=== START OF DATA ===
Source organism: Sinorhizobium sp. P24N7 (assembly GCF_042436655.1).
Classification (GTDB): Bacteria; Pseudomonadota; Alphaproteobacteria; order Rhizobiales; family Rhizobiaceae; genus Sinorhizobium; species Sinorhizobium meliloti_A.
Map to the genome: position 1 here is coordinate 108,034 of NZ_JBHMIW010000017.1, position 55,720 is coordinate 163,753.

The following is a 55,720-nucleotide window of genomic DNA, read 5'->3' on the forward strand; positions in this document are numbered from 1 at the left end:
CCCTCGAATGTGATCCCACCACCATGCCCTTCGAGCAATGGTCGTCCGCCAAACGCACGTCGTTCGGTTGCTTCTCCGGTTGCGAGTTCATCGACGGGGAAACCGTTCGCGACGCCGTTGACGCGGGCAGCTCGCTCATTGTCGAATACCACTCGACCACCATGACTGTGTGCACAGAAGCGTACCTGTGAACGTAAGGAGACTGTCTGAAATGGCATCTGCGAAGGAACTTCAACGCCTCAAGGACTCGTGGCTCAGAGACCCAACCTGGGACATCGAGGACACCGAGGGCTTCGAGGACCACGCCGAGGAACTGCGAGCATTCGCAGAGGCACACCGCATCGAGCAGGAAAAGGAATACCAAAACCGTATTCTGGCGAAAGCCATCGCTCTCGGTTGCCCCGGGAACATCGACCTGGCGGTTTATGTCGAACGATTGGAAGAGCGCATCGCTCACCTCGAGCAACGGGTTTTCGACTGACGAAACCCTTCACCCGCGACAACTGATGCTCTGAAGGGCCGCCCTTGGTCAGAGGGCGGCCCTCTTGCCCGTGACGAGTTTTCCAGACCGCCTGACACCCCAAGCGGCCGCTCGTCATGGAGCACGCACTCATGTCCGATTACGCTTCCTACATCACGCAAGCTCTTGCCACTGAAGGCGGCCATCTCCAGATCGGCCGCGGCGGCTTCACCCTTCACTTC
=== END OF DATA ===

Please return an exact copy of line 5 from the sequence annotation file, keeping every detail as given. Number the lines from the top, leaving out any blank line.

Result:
CCCTCGAATGTGATCCCACCACCATGCCCTTCGAGCAATGGTCGTCCGCCAAACGCACGTCGTTCGGTTGCTTCTCCGGTTGCGAGTTCATCGACGGGGAAACCGTTCGCGACGCCGTTGACGCGGGCAGCTCGCTCATTGTCGAATACCACTCGACCACCATGACTGTGTGCACAGAAGCGTACCTGTGAACGTAAGGAGACTGTCTGAAATGGCATCTGCGAAGGAACTTCAACGCCTCAAGGACTCGTGGCTCAGAGACCCAACCTGGGACATCGAGGACACCGAGGGCTTCGAGGACCACGCCGAGGAACTGCGAGCATTCGCAGAGGCACACCGCATCGAGCAGGAAAAGGAATACCAAAACCGTATTCTGGCGAAAGCCATCGCTCTCGGTTGCCCCGGGAACATCGACCTGGCGGTTTATGTCGAACGATTGGAAGAGCGCATCGCTCACCTCGAGCAACGGGTTTTCGACTGACGAAACCCTTCACCCGCGACAACTGATGCTCTGAAGGGCCGCCCTTGGTCAGAGGGCGGCCCTCTTGCCCGTGACGAGTTTTCCAGACCGCCTGACACCCCAAGCGGCCGCTCGTCATGGAGCACGCACTCATGTCCGATTACGCTTCCTACATCACGCAAGCTCTTGCCACTGAAGGCGGCCATCTCCAGATCGGCCGCGGCGGCTTCACCCTTCACTTC